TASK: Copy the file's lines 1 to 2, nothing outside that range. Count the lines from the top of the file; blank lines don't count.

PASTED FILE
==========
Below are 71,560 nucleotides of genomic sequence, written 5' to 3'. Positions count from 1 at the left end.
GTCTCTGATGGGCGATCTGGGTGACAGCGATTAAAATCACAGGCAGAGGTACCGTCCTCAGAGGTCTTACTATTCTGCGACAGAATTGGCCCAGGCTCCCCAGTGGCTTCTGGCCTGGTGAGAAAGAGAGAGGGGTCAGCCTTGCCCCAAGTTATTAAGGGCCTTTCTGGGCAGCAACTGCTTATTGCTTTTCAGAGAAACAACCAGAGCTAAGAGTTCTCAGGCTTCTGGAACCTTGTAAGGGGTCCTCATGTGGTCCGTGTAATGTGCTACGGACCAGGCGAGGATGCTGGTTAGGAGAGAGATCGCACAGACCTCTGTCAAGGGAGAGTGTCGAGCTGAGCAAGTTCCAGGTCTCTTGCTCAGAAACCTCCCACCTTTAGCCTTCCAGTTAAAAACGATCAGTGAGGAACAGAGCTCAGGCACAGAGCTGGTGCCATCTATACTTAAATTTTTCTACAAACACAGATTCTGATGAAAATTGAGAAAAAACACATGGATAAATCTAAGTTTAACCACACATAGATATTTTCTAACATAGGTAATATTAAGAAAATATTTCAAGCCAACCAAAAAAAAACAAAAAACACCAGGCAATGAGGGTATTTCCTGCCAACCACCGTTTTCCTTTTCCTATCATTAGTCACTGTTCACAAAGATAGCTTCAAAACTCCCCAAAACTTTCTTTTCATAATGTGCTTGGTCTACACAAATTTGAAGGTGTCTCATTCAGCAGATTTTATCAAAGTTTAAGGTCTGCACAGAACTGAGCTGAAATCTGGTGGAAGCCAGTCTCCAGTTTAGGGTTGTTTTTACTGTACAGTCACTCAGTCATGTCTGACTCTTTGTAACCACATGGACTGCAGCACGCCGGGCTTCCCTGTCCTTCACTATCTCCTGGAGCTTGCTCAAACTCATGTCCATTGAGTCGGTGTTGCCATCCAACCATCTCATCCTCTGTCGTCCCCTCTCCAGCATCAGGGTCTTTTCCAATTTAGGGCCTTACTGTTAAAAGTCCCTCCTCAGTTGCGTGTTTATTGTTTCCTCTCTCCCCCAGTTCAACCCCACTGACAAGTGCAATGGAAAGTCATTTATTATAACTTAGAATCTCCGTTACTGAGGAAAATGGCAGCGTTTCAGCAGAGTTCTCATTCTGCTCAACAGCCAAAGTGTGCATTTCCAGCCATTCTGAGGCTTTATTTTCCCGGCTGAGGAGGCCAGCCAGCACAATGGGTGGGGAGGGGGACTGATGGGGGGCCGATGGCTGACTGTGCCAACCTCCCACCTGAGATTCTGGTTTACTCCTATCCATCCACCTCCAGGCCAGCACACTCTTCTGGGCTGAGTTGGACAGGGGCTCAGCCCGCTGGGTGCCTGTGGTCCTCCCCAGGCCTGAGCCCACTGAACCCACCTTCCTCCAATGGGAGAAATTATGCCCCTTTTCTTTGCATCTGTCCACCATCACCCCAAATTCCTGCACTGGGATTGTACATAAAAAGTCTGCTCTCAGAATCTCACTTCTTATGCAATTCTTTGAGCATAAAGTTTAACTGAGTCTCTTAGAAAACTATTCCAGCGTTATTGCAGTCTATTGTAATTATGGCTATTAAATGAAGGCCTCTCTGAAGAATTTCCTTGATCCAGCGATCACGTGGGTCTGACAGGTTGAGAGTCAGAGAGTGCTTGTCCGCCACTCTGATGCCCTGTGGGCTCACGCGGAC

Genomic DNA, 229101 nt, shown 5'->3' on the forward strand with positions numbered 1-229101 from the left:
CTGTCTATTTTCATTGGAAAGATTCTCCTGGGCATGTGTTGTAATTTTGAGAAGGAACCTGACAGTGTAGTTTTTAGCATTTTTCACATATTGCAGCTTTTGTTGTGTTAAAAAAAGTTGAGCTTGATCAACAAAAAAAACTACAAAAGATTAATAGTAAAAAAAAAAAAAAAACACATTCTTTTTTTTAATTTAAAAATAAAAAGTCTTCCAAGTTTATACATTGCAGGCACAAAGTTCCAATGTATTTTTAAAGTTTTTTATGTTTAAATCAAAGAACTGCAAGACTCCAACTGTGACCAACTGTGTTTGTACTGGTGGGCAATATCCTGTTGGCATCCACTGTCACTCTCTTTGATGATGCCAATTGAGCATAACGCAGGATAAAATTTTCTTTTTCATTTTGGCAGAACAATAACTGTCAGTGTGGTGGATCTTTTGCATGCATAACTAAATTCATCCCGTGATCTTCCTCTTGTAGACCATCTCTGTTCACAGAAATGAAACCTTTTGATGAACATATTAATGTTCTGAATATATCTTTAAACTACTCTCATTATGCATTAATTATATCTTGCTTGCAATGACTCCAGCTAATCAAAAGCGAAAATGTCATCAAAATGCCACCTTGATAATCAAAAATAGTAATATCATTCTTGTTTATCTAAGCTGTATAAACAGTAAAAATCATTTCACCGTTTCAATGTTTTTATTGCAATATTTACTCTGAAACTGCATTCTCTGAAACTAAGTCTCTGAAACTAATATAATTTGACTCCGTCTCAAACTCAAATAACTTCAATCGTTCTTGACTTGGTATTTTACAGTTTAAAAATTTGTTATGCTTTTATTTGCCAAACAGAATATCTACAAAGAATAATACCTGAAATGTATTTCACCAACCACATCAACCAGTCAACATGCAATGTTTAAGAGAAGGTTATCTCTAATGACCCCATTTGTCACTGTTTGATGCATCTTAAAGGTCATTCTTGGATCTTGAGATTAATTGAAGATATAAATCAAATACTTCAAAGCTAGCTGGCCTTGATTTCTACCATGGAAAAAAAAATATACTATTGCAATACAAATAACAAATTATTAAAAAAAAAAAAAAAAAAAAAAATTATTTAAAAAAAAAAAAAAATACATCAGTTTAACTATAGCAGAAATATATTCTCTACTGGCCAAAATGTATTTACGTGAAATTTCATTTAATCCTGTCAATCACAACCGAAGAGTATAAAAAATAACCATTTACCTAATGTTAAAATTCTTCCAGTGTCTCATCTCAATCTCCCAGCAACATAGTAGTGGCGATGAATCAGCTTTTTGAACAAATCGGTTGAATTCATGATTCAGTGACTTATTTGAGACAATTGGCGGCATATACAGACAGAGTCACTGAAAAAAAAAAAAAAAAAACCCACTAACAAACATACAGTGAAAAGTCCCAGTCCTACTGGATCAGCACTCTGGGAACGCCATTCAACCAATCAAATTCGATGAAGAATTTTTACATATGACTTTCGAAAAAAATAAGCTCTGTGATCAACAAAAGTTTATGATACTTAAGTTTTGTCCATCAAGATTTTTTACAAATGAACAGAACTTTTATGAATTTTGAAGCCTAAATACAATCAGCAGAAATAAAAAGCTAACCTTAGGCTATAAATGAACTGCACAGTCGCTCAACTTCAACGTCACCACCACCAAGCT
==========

Below are 71,560 nucleotides of genomic sequence, written 5' to 3'. Positions count from 1 at the left end.
GTCTCTGATGGGCGATCTGGGTGACAGCGATTAAAATCACAGGCAGAGGTACCGTCCTCAGAGGTCTTACTATTCTGCGACAGAATTGGCCCAGGCTCCCCAGTGGCTTCTGGCCTGGTGAGAAAGAGAGAGGGGTCAGCCTTGCCCCAAGTTATTAAGGGCCTTTCTGGGCAGCAACTGCTTATTGCTTTTCAGAGAAACAACCAGAGCTAAGAGTTCTCAGGCTTCTGGAACCTTGTAAGGGGTCCTCATGTGGTCCGTGTAATGTGCTACGGACCAGGCGAGGATGCTGGTTAGGAGAGAGATCGCACAGACCTCTGTCAAGGGAGAGTGTCGAGCTGAGCAAGTTCCAGGTCTCTTGCTCAGAAACCTCCCACCTTTAGCCTTCCAGTTAAAAACGATCAGTGAGGAACAGAGCTCAGGCACAGAGCTGGTGCCATCTATACTTAAATTTTTCTACAAACACAGATTCTGATGAAAATTGAGAAAAAACACATGGATAAATCTAAGTTTAACCACACATAGATATTTTCTAACATAGGTAATATTAAGAAAATATTTCAAGCCAACCAAAAAAAAACAAAAAACACCAGGCAATGAGGGTATTTCCTGCCAACCACCGTTTTCCTTTTCCTATCATTAGTCACTGTTCACAAAGATAGCTTCAAAACTCCCCAAAACTTTCTTTTCATAATGTGCTTGGTCTACACAAATTTGAAGGTGTCTCATTCAGCAGATTTTATCAAAGTTTAAGGTCTGCACAGAACTGAGCTGAAATCTGGTGGAAGCCAGTCTCCAGTTTAGGGTTGTTTTTACTGTACAGTCACTCAGTCATGTCTGACTCTTTGTAACCACATGGACTGCAGCACGCCGGGCTTCCCTGTCCTTCACTATCTCCTGGAGCTTGCTCAAACTCATGTCCATTGAGTCGGTGTTGCCATCCAACCATCTCATCCTCTGTCGTCCCCTCTCCAGCATCAGGGTCTTTTCCAATTTAGGGCCTTACTGTTAAAAGTCCCTCCTCAGTTGCGTGTTTATTGTTTCCTCTCTCCCCCAGTTCAACCCCACTGACAAGTGCAATGGAAAGTCATTTATTATAACTTAGAATCTCCGTTACTGAGGAAAATGGCAGCGTTTCAGCAGAGTTCTCATTCTGCTCAACAGCCAAAGTGTGCATTTCCAGCCATTCTGAGGCTTTATTTTCCCGGCTGAGGAGGCCAGCCAGCACAATGGGTGGGGAGGGGGACTGATGGGGGGCCGATGGCTGACTGTGCCAACCTCCCACCTGAGATTCTGGTTTACTCCTATCCATCCACCTCCAGGCCAGCACACTCTTCTGGGCTGAGTTGGACAGGGGCTCAGCCCGCTGGGTGCCTGTGGTCCTCCCCAGGCCTGAGCCCACTGAACCCACCTTCCTCCAATGGGAGAAATTATGCCCCTTTTCTTTGCATCTGTCCACCATCACCCCAAATTCCTGCACTGGGATTGTACATAAAAAGTCTGCTCTCAGAATCTCACTTCTTATGCAATTCTTTGAGCATAAAGTTTAACTGAGTCTCTTAGAAAACTATTCCAGCGTTATTGCAGTCTATTGTAATTATGGCTATTAAATGAAGGCCTCTCTGAAGAATTTCCTTGATCCAGCGATCACGTGGGTCTGACAGGTTGAGAGTCAGAGAGTGCTTGTCCGCCACTCTGATGCCCTGTGGGCTCACGCGGAC